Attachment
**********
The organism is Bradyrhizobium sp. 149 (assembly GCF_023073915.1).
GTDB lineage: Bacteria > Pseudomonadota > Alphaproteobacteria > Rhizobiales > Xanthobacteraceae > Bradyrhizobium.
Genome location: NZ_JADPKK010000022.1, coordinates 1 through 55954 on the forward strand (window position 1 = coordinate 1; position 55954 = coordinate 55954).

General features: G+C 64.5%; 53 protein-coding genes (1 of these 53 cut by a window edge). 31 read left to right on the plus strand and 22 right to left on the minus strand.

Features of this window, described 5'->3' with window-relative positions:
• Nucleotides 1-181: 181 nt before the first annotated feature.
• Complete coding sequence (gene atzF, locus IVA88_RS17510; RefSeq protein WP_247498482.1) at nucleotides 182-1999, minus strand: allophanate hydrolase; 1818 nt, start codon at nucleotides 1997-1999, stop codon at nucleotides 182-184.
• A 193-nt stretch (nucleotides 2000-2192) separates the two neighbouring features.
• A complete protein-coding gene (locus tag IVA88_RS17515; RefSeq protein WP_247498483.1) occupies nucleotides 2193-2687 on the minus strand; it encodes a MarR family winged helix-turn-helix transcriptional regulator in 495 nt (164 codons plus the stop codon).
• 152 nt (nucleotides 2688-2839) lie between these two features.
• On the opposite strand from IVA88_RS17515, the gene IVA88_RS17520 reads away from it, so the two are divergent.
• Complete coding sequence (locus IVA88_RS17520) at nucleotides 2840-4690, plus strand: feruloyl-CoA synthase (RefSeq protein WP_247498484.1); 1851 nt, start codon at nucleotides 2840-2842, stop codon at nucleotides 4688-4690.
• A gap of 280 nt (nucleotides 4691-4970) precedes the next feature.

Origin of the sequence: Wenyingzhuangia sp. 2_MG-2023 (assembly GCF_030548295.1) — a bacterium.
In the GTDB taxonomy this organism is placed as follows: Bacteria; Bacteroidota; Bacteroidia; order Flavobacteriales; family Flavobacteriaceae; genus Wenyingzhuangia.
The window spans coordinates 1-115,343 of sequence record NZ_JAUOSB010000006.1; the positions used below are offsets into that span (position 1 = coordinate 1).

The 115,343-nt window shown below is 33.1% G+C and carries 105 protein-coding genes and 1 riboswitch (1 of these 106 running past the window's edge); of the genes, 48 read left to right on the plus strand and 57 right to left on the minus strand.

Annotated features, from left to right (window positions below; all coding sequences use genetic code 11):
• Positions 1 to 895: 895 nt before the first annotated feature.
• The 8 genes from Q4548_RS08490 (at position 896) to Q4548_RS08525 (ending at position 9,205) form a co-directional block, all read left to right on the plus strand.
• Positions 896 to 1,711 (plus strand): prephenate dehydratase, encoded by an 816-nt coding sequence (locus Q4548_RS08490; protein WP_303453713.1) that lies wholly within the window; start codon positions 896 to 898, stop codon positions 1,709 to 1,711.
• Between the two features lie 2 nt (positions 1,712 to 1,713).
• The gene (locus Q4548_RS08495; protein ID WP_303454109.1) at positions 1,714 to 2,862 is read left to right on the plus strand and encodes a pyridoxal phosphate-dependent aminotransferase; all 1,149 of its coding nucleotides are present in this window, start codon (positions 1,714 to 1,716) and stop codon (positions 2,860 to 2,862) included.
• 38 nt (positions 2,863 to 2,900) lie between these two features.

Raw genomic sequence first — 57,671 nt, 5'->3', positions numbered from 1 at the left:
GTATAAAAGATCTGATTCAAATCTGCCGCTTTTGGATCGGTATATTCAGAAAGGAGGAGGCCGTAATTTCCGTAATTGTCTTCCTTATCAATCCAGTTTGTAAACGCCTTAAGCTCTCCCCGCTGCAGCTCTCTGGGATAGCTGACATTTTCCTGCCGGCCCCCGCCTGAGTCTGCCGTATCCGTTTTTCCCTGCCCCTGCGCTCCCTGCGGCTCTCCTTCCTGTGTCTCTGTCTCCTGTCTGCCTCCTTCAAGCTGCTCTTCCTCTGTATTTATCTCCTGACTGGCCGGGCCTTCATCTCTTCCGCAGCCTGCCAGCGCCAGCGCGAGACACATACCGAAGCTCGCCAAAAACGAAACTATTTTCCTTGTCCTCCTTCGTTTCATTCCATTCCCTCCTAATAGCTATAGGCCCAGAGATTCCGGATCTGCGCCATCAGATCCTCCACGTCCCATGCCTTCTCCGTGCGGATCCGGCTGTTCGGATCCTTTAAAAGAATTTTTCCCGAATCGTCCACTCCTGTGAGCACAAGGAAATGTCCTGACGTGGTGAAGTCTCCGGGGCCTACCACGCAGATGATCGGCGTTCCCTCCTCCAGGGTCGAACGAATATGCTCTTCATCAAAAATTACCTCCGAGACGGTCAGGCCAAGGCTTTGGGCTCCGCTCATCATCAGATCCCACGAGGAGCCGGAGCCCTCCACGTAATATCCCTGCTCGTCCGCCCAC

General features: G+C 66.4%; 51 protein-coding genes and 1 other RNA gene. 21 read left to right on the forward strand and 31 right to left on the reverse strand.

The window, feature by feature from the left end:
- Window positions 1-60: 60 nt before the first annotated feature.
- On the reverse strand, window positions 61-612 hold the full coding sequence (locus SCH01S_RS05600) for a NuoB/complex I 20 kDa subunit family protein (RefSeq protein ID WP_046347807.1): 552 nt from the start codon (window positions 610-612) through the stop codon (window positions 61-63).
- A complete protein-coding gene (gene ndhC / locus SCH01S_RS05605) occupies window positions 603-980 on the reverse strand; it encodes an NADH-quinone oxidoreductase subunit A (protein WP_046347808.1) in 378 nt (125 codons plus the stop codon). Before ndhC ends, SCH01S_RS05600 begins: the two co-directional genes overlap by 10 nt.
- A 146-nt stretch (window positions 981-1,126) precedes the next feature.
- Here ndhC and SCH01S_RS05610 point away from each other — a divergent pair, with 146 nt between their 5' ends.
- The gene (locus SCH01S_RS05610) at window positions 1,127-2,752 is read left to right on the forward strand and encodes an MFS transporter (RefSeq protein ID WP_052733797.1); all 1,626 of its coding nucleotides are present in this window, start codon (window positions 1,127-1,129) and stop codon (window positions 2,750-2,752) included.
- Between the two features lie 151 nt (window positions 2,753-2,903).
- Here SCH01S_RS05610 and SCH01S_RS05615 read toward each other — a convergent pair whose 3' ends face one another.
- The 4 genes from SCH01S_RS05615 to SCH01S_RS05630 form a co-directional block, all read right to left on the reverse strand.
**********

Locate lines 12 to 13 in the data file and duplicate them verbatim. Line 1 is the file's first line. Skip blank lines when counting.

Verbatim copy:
• Complete coding sequence (locus IVA88_RS17520) at nucleotides 2840-4690, plus strand: feruloyl-CoA synthase (RefSeq protein WP_247498484.1); 1851 nt, start codon at nucleotides 2840-2842, stop codon at nucleotides 4688-4690.
• A gap of 280 nt (nucleotides 4691-4970) precedes the next feature.